After tenth grade, my class didn’t come back to Hebrew school, so I started working at CDT Religious school as a Madricha, teaching assistant. My first trip to Israel was the summer after 10th grade with Camp. In high school I got interested in Jewish history- my high school Junior Thesis was about FDR and the Holocaust. Judaism was also incredibly important to me during my college search, which, of course, led me to Brandeis University.

Between high school and Brandeis, I took a “gap semester” with Rustic Pathways to break out of the “liberal jewy Newton bubble”, and went to Latin America on their service and immersion program. It was a great program, but I really didn’t get along with the six American students who were my peers. Suddenly, the people I spent time with didn’t share my liberal, inclusive views. They used the word “gay” as an insult and one boy even told me at one point that if I wanted to speak Spanish I should “go back to Mexico.” While we were in a spanish immersion program. In the Dominican Republic. It was also the first time I faced real antisemitism- one of the students eventually got kicked out of the trip after I reported him for making holocaust jokes. I felt excluded and miserable for part of that trip, but it did reaffirm my commitment to my values - I stuck to them even outside of my liberal jewy Newton bubble.

After my “gap semester” though, I was very ready to dive back into the liberal jewy bubble- but this time at Brandeis. I have no doubt that I belong at Brandeis, and my Jewish identities are a huge part of that. I’m the President of the Brandeis Reconstructionist Organization “BRO” the only Recon group on a college campus, I’m heavily involved in my Jewish sorority, and my Academic study is focused on Jewish sexuality - with the goal of eventually becoming a Reconstructionist Rabbi. It was a Brandeis professor who suggested last summer that I go to Svara’s Queer Talmud Camp, which is a queer yeshiva where I learned to love Talmud study.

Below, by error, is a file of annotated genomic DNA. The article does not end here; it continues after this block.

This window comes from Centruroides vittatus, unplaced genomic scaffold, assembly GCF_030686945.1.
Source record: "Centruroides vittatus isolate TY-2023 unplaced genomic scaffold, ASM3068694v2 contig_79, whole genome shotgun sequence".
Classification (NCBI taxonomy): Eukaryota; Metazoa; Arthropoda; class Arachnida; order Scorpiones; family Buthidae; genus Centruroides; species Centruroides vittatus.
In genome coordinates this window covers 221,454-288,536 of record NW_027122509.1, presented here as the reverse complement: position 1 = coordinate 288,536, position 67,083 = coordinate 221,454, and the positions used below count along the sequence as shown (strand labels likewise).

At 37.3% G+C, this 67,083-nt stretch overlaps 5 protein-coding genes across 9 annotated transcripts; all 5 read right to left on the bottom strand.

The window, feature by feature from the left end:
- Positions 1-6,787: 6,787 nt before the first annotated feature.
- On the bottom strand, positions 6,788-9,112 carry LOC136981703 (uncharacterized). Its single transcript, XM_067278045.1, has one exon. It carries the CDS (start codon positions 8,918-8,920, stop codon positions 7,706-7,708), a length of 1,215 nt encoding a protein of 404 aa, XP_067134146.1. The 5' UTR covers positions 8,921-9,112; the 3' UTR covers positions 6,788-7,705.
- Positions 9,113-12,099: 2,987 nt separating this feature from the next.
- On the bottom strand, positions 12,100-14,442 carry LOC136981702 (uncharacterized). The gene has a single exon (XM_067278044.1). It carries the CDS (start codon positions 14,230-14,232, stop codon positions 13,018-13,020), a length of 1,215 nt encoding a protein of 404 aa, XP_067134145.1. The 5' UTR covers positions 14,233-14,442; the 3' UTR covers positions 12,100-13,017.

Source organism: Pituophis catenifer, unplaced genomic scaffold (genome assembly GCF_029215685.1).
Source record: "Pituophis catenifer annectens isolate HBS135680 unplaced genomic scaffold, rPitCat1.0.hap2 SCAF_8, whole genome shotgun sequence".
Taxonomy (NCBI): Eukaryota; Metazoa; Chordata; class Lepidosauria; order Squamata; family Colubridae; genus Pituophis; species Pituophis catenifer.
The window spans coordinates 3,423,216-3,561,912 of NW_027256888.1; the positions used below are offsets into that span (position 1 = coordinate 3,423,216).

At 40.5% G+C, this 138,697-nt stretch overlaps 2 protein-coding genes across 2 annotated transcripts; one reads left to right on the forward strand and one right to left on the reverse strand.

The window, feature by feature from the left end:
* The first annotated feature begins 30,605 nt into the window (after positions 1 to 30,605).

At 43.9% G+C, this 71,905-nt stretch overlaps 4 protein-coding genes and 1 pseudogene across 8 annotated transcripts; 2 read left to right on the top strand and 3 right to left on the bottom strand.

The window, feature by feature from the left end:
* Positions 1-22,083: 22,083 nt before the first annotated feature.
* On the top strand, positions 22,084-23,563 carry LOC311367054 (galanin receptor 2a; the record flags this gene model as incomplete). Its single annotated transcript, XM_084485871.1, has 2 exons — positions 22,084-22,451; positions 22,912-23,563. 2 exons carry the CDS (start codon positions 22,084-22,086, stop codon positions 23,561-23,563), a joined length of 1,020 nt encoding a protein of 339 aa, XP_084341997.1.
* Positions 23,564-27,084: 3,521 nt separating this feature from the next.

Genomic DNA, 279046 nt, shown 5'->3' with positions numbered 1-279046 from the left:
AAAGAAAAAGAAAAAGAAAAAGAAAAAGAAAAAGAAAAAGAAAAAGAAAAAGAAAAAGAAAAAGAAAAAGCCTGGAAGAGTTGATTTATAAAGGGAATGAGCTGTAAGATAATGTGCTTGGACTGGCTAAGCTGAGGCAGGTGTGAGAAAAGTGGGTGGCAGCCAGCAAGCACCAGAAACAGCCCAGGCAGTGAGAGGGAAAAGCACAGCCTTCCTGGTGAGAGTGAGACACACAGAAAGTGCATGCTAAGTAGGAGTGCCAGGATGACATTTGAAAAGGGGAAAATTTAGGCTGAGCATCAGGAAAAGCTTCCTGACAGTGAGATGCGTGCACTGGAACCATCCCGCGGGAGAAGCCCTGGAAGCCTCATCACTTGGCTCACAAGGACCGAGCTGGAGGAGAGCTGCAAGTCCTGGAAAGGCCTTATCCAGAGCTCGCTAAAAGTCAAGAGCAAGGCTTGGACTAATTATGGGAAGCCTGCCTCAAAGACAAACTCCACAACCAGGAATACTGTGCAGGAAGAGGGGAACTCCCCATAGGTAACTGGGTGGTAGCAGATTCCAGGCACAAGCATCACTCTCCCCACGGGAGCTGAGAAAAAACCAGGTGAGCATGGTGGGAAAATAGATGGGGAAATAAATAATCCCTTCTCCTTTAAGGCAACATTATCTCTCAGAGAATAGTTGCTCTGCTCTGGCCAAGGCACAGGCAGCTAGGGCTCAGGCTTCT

This past summer, I jumped headfirst into Jewish Activism- I interned (and am still interning) at Keshet, a Queer Jewish organization, and I got involved with Never Again the Jewish movement against ICE, and I was even arrested this past July for “civil disobedience”. When I got my phone back after the arrest, I remember reading a facebook post from a parent of a student I teach in Hebrew school saying that they were proud that their child had models of how to live a value-based life.

I was floored by that reaction. I knew that I was doing the right thing, and I knew that civil disobedience fell in line with Dorshei Tzedeck’s values, but I hadn’t thought of being arrested as something that would make me a role model. I hadn’t even considered my role as a religious school teacher when I made the decision to participate in the protest. I am so proud to be that model for our kids.

As I mentioned earlier, this is now my sixteenth year at CDT religious school. When I look back at my experience growing up at the Hebrew school and at the experience that our children have now, I see a lot of similarities. The commitment to giving Jewish text contemporary meaning and the strong focus on social justice work come to mind especially- I’m planning to do the same “fair-trade chocolate” project with my Kitah Hey students this year that I did when my Hebrew school class was in 5th grade.

I also see differences- even in the five years I’ve been working there rather than attending as a student, teachers have gotten more and more support in curriculum building and students have more opportunities for individualized support, which I’m sure would have helped me learn Hebrew letters and prayers with much less frustration.

As a teacher, I love watching students open up and discover the magic of Judaism. Watching eyes light up when they get into a song or dance, or the excitement of having a really great thought during hevrutah, partner torah learning, makes waking up at 8am on Sundays easy. Well, maybe not easy, but doable.

Looking back, the love of Judaism I learned at Dorshei Tzedeck’s religious school, at Camp Havaya, and from my family have made me the person I am. These communities have supported and sustained me through the ups and downs.

This isn’t a typical Jewish journey speech. I’m not going to say,  “and that’s how I ended up here,” because like I said, I’m 21, I haven’t ended up anywhere. I don’t know whether I’ll be in Boston in two years, much less whether I’ll be at Dorshei. What I can say is that wherever I do end up, Dorshei Tzedeck gave me a base for my Jewish identity, and space to grow.

Dorshei helped make me, ME. So thank you. L’Shanah Tovah Umetukah!

Fri, February 21 2020 26 Shevat 5780